ART apparently influenced the emergence of multiple resistance-associated quasispecies. Several PR secondary resistance mutations were found in all of the quasispecies, e.g. 10L, 16E, 37T, 48V, 60E, 63P, 77I. Other mutations were found in only a portion of the PR sequences analyzed, i.e. 35D, 41K, 46I/L, 54V 69Y, 82A and 90M, compared with the HxB2 reference sequence, while the other viruses sequenced were wt in regard to these positions. The 82A and 90M mutations in PR were not found together in any of the clones; neither were 35D and 41K in PR, reflecting the fact that the switch from unboosted to boosted PR inhibitors in the regimen selected for the 82A mutational pathway as opposed to 90M, that represented an archival species present in PBMCs rather than plasma. Resistance-associated substitutions in RT were also found in multiple combinations. 41L, 44A, 98G, 118I, 208I, 210W, 211R, 214F, 215Y, and 283I were found in all the clones (Tables 2 &3). K101E/V108I and Y181C/G190A were mostly present in paired fashion. The frequencies of resistance-associated single substitutions that were only detected in some quasispecies within RT were 74V, 108I, 181C, 184V, and 219R. Several sites contained two or three different amino acid substitutions, i.e., 37T/37S, 46I/46L/46S, 63P/63H within PR and 44A/44T, 69N/69A, 10lE/101Q, 102Q/102R, 190A/190T, 210W/210R/210C, 211D/211E within RT (Table 2). These mixtures may reflect a change from AZT-to d4T-containing regimens. PR had the highest variations of all the sequences analyzed. The average pairwise nucleotide distances of the viral quasispecies within the PBMCs of this patient were 0.022(0.024) for PR, 0.015 (0.012) for the N-terminal 220 amino acids of RT, 0.011(0.007) for the second part of RT (amino acids 221–440) and 0.015(0.013) for RNase H by Mega package (version 4.0) . Numbers in brackets were obtained using the first and second nucleotides of each codon.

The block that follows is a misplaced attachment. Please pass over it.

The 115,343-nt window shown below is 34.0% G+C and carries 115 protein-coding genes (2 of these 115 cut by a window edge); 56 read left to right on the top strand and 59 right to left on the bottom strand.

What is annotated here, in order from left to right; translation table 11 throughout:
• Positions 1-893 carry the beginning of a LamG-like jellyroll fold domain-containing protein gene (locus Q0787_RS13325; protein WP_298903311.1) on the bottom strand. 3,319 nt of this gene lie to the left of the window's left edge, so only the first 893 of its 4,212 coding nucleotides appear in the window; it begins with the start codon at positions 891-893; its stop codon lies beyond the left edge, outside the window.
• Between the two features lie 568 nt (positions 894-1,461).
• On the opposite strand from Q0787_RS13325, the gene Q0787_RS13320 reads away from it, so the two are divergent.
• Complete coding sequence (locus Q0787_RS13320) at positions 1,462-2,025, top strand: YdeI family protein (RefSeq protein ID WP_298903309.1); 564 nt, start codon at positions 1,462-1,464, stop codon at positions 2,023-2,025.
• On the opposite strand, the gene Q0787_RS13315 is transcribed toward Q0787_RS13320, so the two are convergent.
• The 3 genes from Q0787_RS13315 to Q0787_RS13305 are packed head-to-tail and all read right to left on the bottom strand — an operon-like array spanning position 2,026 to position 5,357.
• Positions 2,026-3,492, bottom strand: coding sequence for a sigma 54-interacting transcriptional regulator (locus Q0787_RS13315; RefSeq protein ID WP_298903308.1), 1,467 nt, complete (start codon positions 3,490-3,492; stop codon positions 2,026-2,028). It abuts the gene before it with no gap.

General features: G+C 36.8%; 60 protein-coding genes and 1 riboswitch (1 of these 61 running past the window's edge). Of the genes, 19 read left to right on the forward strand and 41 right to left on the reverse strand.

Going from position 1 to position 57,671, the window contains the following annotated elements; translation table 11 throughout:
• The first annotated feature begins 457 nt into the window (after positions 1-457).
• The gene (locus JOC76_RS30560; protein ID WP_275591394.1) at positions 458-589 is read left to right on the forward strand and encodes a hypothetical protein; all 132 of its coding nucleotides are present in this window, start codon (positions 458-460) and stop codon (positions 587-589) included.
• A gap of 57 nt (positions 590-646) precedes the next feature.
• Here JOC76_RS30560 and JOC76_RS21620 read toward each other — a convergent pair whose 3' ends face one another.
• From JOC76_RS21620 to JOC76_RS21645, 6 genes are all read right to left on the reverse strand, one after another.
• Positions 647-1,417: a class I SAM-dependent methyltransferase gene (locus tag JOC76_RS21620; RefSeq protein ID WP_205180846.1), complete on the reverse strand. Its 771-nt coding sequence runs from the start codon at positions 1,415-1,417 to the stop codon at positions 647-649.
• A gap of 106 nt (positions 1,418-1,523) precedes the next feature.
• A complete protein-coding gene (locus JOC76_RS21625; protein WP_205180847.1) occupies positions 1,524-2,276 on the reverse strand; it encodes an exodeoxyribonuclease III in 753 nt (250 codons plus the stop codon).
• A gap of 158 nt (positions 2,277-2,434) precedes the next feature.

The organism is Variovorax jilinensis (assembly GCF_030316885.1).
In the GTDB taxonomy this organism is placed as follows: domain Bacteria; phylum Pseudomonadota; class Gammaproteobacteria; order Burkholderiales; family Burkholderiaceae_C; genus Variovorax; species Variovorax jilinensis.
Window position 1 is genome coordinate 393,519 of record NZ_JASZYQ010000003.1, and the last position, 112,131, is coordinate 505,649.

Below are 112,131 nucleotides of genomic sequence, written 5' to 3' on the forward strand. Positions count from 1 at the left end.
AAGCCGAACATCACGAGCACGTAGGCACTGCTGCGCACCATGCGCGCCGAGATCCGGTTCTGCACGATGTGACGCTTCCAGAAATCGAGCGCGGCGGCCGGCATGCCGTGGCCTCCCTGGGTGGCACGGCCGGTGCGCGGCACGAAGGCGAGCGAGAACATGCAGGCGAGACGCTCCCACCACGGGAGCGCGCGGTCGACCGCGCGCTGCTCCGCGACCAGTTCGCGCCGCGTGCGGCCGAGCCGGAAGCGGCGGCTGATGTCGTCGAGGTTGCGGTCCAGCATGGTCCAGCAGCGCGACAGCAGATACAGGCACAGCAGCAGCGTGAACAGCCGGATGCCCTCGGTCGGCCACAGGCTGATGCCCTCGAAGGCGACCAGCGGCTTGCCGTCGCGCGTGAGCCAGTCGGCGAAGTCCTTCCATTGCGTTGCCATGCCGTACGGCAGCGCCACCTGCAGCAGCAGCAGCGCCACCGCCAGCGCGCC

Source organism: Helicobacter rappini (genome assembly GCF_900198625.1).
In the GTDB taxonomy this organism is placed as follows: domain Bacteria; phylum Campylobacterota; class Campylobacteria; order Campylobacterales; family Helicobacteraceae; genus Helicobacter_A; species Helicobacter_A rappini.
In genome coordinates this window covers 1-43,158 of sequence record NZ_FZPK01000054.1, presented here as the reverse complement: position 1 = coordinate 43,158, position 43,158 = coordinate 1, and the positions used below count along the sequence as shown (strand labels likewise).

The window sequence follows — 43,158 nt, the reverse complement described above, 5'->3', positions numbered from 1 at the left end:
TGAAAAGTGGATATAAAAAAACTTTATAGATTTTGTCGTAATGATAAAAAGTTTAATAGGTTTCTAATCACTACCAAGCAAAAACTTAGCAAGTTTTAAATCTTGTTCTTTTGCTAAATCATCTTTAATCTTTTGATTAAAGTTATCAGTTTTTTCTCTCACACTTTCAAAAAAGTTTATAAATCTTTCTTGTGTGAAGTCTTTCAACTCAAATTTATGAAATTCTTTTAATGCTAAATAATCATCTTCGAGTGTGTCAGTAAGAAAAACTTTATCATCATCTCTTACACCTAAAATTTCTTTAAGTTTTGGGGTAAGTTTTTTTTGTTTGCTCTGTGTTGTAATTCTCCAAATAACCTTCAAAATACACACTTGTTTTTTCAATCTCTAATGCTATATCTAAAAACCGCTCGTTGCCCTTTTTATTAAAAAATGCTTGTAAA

Non resistance-associated substitutions in PR-RT
Variations also occurred at 4 sites within PR that are not recognized as conferring drug resistance, i.e. P39S, I62V, I64V and I72V. Of these, I64V might be pre-supposed to be of biological significance as a secondary or compensatory mutation, since it was found to cluster together with the 46L, 54V and 82A mutations associated with APV but not 46I and 90M associated with the unboosted IDV and NFV regimens, that were present in 45.8% of the 109 clones analyzed. In the case of RT, prevalent substitutions included V35I, K43E, E122K, S162D, K166R, D177E, E203K, K223Q, L228R, I293V, P294Q, I326V, Q334E, P345Q, A355G, R356K I375V, T376A, T377Q and T400A. A158P, R206S and G359S also appeared at relatively low frequency (i.e. 6%–17%) and in a dispersed pattern, i.e. not as a cluster. By way of comparison, we also analyzed the RNase H region of RT and found that variability was slight, with 3 substitutions present among 90 amino acids at its N terminus in all clones, i.e. L452S, N460D, and N519S (519S is, in fact, the consensus amino acid among subtype B viruses although N519 is present within HxB2). Various frequencies were detected for V466M (24.8%), V467I (20.2%), Y483H (54.1%) and N514S (22%); these substitutions, in fact, are naturally present among various HIV-l subtypes and were probably not selected in the patient. V466M was found to be dispersed yet clustered with Y483H. V4671, Y483H and N514S did not co-exist within any of the clones that were studied. Thus, only 3 to 6 substitutions were identified within RNase H, suggesting that viral evolution had occurred more slowly in this region than in the similarly sized PR region, reflecting differences in drug selection pressure. Although RT inhibitors have been reported to affect RNase H, no mutations in RNase H were identified in our recent report .
Frameshift and nonsense mutations